Name four residents of Grover's Corners who are up at dawn, and tell what their jobs are.
Doc Gibbs is the town doctor. He is awake at an early hour because he had to go and deliver a baby in "Polish Town." Doc Gibbs is the father of George Gibbs, who will marry the pretty girl next door, Emily Webb, the most important character in the play.
There's Doc Gibbs comin' down Main Street now, comin' back from that baby case. And here's his wife comin' downstairs to get breakfast.
Mrs. Gibbs is alive at this point, but the Stage Manager has a omniscient perspective. He tells us:
Doc Gibbs died in 1930....Mrs. Gibbs died first--long time ago, in fact.
Suddenly, JOE CROWELL, JR., eleven, starts down Main Street from the right, hurling imaginary newspapers into doorways.
The Stage Manager informs us that this eleven-year-old boy died in France in World War I. The Stage Manager creates an uncanny impression. He literally knows everything about everybody--past, present, and future. He is a supernatural character. He may be visible to the audience, but he is usually invisible to the other characters.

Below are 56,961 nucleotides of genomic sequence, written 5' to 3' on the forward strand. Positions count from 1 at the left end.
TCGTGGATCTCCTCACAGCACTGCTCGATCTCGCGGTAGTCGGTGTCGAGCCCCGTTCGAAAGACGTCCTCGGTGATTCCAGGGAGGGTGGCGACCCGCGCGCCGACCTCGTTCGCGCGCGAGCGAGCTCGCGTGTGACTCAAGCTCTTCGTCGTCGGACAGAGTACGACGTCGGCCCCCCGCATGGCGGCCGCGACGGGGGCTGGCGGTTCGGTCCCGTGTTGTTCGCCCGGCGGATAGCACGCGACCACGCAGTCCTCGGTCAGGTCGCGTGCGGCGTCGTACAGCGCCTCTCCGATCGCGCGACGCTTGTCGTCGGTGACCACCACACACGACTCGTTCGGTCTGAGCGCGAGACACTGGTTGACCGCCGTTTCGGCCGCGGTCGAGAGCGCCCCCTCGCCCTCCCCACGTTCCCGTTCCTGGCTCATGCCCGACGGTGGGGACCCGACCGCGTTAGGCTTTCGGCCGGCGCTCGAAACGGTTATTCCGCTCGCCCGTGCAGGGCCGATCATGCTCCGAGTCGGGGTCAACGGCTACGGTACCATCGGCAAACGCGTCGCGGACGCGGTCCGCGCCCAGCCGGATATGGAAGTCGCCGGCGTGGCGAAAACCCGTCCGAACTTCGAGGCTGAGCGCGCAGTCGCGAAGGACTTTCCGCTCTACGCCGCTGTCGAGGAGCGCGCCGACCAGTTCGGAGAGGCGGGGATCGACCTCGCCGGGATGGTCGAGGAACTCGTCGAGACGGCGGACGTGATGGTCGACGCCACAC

Finally, Howie Newsome appears. He is the milkman, and because of the putative time period, he is using a horse-drawn milk-wagon. The horse is not shown, but its presence is felt because Bessie knows the route almost as well as Howie. He tells Dr. Gibbs:
Bessie's all mixed up about the route ever since the Lockharts stopped takin' their quart of milk every day.
These are four residents of Grover's Corners--Doc Gibbs, his wife, the newspaper boy, and the milkman, who are up at dawn. Another resident who is awake is Shorty Hawkins, the local railroad station attendant, who does not appear. No doubt there are other Grover's Corner people who are also awake at this early hour. The overall effect of this part of the opening scene is to show that the day is just starting and the town is slowly coming to life. The play will end at night with "most everybody" in town asleep.
Hm. . . . Eleven o'clock in Grover's Corners.--You get a good rest, too. Good night.
Wilder uses offstage sound effects to help create the illusion that it is just about dawn. A rooster crows. A train whistle is heard, and we are told by the Stage Manager that this is the 5:45 for Boston. Shorty Hawkins is getting ready to flag it down. Grover's Corners is such an insignificant town that the train would not stop otherwise. Shorty must have a passenger going to Boston. The play is set in New Hampshire. The distance between Concord, the capital of New Hampshire, and Boston, Massachusetts is about 63 miles.